AbstractFatigue is a common complaint in patients with neurological disorders. Fatigue is well documented in disorders of the central nervous system such as multiple sclerosis and post-stroke. Although acknowledged, fatigue in disorders of the peripheral nervous system is less studied and underlying pathophysiology is not understood. It has been hypothesised that fatigue may relate to progressive loss of peripheral motor units or disorganised peripheral motor unit firing. This study aimed to explore experienced fatigue in chronic demyelinating disorders of the peripheral nerves and relationship with quality of life. The study also aimed to investigate peripheral motor unit function using a newly-developed electrophysiology technique, explore how this relates to self-reported experience of fatigue and development of muscle fatigue during exertion.
Fatigue in patients with chronic demyelinating disorders of the peripheral nervous system appears to be negatively correlated with quality of life. Patients with both acquired and hereditary chronic demyelinating peripheral nerve disorders have reduced number of motor units assessed using MUNIX technique compared to control subjects. However, no clear relationship is found between number of functioning peripheral motor units and fatigue levels experienced by patients. Depression and reduced grip strength were significant predictors of higher experienced fatigue levels in patients with chronic inflammatory demyelinating polyneuropathy. This suggests fatigue in this patient group is likely to be multifactorial, with physical and psychological contributors. Significant changes in MUNIX values were found following intravenous immunoglobulin therapy in patients with chronic inflammatory demyelinating polyneuropathy, highlighting a potential role as a monitoring tool for treatment response.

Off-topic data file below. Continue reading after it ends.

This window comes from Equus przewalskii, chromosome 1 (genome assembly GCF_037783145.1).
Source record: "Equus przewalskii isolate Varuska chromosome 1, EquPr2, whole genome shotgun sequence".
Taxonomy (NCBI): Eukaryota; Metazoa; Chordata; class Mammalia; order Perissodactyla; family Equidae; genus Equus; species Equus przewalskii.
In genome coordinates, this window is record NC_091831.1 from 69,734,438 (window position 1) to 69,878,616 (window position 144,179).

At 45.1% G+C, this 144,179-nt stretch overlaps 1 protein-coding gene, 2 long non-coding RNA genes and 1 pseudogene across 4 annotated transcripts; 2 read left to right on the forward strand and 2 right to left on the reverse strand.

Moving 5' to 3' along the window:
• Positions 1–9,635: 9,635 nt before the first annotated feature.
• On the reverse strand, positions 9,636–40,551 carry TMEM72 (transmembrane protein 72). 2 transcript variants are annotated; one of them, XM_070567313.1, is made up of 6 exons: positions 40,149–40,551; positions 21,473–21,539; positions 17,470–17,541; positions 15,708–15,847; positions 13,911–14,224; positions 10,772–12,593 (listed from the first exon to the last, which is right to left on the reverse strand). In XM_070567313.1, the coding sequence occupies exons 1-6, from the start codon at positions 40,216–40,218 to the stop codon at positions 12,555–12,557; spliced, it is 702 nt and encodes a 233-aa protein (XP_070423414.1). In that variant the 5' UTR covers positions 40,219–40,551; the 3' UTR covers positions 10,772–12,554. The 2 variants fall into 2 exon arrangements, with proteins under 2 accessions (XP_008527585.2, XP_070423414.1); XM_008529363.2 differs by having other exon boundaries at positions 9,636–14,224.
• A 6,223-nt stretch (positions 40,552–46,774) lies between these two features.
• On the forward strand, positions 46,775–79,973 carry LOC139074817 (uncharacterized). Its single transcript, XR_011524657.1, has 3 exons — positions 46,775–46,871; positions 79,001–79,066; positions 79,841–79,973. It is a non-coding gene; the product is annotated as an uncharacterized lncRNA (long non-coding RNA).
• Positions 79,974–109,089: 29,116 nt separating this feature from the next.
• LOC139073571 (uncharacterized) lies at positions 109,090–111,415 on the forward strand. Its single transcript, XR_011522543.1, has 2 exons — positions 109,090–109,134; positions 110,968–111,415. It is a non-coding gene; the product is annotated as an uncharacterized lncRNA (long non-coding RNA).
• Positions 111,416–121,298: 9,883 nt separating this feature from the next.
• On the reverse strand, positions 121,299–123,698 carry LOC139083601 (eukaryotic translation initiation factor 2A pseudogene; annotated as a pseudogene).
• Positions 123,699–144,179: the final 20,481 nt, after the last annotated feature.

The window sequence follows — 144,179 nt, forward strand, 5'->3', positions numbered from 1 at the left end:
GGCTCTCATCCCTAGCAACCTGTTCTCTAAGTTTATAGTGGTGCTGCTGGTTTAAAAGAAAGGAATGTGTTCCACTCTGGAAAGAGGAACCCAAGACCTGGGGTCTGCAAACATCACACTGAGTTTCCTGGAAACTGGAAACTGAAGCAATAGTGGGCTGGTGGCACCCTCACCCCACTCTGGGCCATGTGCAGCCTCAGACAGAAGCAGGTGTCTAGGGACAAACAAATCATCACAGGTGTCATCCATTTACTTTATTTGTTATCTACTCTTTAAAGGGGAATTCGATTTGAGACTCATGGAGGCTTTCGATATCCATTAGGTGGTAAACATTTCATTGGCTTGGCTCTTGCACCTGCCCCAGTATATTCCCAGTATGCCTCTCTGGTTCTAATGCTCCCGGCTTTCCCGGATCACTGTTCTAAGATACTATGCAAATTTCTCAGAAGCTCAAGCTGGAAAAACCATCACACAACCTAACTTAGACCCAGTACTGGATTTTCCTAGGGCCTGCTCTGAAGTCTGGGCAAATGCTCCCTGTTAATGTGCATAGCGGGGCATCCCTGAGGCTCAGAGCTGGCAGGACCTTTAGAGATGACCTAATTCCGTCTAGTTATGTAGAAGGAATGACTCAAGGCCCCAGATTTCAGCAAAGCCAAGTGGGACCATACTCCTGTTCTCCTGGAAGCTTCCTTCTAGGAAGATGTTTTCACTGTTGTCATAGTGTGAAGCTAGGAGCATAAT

|Date of Award||2020|
|Supervisor||Yusuf Rajabally (Supervisor), Stefano Seri (Supervisor) & Paul Furlong (Supervisor)|
- polyradiculoneuropathy chronic inflammatory demyelinating
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